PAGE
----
International law is the system of rules and principles that governs the relations and conduct of sovereign States with each other and with international organizations and individuals. It encompasses a broad spectrum of issues, including international trade, diplomacy and peacekeeping. It is a dynamic field of rules, principles and practices with increasingly sophisticated structures and processes.
The development of international law is one of the primary goals of the United Nations. Its Charter, in its Preamble, set as an objective “to establish conditions under which justice and respect for the obligations arising from treaties and other sources of international law can be maintained”.
Several speakers emphasized the value that international law provides to the global community of States, international organizations and individuals. It creates a framework and common set of procedures for international interactions and offers States, individuals and groups of people a sense of security, stability and predictability. It enables them to pursue their legitimate interests in the international arena and achieve the objectives of the United Nations.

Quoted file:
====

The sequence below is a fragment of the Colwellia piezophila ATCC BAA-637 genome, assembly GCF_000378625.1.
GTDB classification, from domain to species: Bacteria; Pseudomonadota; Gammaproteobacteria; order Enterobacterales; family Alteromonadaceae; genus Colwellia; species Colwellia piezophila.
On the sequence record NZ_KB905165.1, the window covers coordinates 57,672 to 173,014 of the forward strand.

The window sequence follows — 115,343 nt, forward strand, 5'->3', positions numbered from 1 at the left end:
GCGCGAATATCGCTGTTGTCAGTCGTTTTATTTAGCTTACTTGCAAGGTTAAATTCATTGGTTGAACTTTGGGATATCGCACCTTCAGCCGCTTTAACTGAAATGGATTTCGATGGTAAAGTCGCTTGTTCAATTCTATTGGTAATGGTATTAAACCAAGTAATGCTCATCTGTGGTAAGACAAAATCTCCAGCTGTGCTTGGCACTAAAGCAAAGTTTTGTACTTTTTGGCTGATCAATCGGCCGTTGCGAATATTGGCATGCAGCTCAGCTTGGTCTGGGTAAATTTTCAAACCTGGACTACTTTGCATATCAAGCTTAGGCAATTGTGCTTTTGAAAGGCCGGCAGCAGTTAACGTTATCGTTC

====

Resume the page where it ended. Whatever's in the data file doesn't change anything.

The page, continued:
The sources of international law include international custom (general state practice accepted as law), treaties and the general principles of law recognised by most national legal systems. In addition, there are also legal instruments created by international organizations such as treaty resolutions and judicial decisions rendered in cases brought before the Court. The teachings of highly qualified writers on Jurisprudence are considered a subsidiary means of determination of law and may serve to clarify the content of the law.